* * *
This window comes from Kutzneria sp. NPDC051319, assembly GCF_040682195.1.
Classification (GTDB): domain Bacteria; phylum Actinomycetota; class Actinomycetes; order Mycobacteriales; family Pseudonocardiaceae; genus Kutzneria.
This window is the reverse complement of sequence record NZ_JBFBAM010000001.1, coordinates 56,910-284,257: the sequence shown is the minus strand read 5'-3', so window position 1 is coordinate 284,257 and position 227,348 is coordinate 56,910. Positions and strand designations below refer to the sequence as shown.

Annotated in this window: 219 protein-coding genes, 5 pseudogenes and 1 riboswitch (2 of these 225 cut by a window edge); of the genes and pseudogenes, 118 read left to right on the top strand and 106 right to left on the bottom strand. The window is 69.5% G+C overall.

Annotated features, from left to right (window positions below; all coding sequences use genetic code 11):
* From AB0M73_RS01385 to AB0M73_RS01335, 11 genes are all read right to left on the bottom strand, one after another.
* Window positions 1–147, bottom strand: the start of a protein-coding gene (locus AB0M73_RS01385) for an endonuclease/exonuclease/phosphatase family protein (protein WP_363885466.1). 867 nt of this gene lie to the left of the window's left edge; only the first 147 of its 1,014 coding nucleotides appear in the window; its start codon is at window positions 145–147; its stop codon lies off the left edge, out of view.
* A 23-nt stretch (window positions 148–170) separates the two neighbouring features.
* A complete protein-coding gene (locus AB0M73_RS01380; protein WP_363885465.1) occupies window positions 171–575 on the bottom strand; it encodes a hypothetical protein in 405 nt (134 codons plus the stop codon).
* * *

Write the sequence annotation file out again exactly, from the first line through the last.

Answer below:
This window comes from Kutzneria sp. NPDC051319, assembly GCF_040682195.1.
Classification (GTDB): domain Bacteria; phylum Actinomycetota; class Actinomycetes; order Mycobacteriales; family Pseudonocardiaceae; genus Kutzneria.
This window is the reverse complement of sequence record NZ_JBFBAM010000001.1, coordinates 56,910-284,257: the sequence shown is the minus strand read 5'-3', so window position 1 is coordinate 284,257 and position 227,348 is coordinate 56,910. Positions and strand designations below refer to the sequence as shown.

Annotated in this window: 219 protein-coding genes, 5 pseudogenes and 1 riboswitch (2 of these 225 cut by a window edge); of the genes and pseudogenes, 118 read left to right on the top strand and 106 right to left on the bottom strand. The window is 69.5% G+C overall.

Annotated features, from left to right (window positions below; all coding sequences use genetic code 11):
* From AB0M73_RS01385 to AB0M73_RS01335, 11 genes are all read right to left on the bottom strand, one after another.
* Window positions 1–147, bottom strand: the start of a protein-coding gene (locus AB0M73_RS01385) for an endonuclease/exonuclease/phosphatase family protein (protein WP_363885466.1). 867 nt of this gene lie to the left of the window's left edge; only the first 147 of its 1,014 coding nucleotides appear in the window; its start codon is at window positions 145–147; its stop codon lies off the left edge, out of view.
* A 23-nt stretch (window positions 148–170) separates the two neighbouring features.
* A complete protein-coding gene (locus AB0M73_RS01380; protein WP_363885465.1) occupies window positions 171–575 on the bottom strand; it encodes a hypothetical protein in 405 nt (134 codons plus the stop codon).